Sam Selvon, The Lonely Londoners
Sam Selvon, The Lonely Londoners

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Sam Selvon, The Lonely Londoners

Language and form in The Lonely Londoners

The Lonely Londoners is regarded by many critics as a pioneering text in Caribbean migrant writing, not only because of its subject matter, but also because of its innovative use of literary form and technique. Before I ask you to read it in its entirety I’d like you to spend some time looking closely at the first few pages of the novel.

Activity 1

First, read from the beginning of the novel to the end of the second paragraph on p. 4 (which ends ‘he wish he was back in bed’) and then think about the following questions:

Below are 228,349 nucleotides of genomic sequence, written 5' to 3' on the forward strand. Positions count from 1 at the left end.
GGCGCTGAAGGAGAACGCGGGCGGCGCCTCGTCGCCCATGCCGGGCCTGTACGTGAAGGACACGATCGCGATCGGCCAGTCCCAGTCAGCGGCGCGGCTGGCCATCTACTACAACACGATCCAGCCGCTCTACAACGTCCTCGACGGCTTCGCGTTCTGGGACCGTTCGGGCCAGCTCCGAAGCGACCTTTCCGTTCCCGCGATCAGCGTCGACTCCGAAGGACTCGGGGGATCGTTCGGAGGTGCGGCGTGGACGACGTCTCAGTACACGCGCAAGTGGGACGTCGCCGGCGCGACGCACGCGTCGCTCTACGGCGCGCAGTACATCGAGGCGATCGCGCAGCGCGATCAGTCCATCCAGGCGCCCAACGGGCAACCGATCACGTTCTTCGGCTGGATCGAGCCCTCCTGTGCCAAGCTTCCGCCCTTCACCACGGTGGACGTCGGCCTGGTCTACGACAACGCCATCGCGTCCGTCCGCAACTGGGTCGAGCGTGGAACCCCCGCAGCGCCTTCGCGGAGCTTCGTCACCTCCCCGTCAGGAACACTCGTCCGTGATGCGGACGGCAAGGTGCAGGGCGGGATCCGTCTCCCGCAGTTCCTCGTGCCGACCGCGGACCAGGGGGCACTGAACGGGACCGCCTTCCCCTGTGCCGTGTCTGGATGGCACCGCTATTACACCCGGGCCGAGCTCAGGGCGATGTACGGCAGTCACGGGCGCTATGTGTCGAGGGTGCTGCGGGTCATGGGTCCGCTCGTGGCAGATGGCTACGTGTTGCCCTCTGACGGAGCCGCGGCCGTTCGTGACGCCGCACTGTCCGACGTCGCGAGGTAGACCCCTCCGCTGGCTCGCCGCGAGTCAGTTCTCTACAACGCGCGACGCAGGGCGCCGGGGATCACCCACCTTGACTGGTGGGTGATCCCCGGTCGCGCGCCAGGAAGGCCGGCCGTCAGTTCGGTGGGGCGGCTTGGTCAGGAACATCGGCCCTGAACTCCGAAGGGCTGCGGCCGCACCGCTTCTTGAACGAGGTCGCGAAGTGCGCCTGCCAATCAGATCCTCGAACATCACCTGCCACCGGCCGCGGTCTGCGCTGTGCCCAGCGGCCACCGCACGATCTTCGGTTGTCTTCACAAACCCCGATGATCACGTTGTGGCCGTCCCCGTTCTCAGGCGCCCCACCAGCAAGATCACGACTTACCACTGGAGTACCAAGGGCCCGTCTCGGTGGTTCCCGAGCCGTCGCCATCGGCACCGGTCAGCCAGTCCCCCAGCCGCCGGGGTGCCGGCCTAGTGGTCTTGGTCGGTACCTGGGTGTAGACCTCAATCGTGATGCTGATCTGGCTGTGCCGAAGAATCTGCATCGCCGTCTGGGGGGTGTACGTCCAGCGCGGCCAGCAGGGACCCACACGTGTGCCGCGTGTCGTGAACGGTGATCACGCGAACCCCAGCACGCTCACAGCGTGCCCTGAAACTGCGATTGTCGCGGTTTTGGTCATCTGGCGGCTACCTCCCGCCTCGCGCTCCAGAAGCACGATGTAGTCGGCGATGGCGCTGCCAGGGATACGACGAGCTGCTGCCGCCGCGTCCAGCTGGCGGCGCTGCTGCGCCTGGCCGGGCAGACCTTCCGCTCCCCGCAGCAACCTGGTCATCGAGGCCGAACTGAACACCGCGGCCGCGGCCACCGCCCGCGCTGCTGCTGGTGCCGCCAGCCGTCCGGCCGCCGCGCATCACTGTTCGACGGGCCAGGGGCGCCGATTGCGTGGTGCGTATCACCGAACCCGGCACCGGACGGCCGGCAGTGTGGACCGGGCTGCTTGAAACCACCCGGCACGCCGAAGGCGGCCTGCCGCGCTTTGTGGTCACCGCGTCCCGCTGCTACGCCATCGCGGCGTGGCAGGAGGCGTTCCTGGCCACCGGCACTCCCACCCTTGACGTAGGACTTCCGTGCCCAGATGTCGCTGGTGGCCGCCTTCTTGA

1. What type of narrative perspective is used here? Do you find anything immediately striking about the voice of the narrator?

    How does the narrative perspective change in this extract?

  2. What impression of London is given in this section?
  3. How does Selvon develop the character of Moses?


  1. I hope you recognised this extract as an example of third-person narration. The first thing you probably noticed was that the narrative voice does not adopt a Standard English mode of expression: phrases such as ‘when it had a kind of unrealness about London’ and ‘as if is not London at all’ (p. 1) reflect the idioms and rhythms of Caribbean speech.